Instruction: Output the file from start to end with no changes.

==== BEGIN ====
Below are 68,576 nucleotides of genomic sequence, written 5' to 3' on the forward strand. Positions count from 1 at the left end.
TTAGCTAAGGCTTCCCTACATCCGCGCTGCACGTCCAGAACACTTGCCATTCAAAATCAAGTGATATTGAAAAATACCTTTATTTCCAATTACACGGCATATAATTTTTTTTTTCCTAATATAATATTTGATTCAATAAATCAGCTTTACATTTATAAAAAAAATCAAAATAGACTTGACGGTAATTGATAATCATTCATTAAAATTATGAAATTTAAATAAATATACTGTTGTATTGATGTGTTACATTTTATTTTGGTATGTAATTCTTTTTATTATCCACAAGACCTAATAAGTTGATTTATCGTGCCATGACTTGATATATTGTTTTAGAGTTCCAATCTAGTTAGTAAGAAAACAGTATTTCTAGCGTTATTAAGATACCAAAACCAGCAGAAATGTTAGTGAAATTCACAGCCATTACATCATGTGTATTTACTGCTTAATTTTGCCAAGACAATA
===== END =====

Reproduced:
Below are 68,576 nucleotides of genomic sequence, written 5' to 3' on the forward strand. Positions count from 1 at the left end.
TTAGCTAAGGCTTCCCTACATCCGCGCTGCACGTCCAGAACACTTGCCATTCAAAATCAAGTGATATTGAAAAATACCTTTATTTCCAATTACACGGCATATAATTTTTTTTTTCCTAATATAATATTTGATTCAATAAATCAGCTTTACATTTATAAAAAAAATCAAAATAGACTTGACGGTAATTGATAATCATTCATTAAAATTATGAAATTTAAATAAATATACTGTTGTATTGATGTGTTACATTTTATTTTGGTATGTAATTCTTTTTATTATCCACAAGACCTAATAAGTTGATTTATCGTGCCATGACTTGATATATTGTTTTAGAGTTCCAATCTAGTTAGTAAGAAAACAGTATTTCTAGCGTTATTAAGATACCAAAACCAGCAGAAATGTTAGTGAAATTCACAGCCATTACATCATGTGTATTTACTGCTTAATTTTGCCAAGACAATA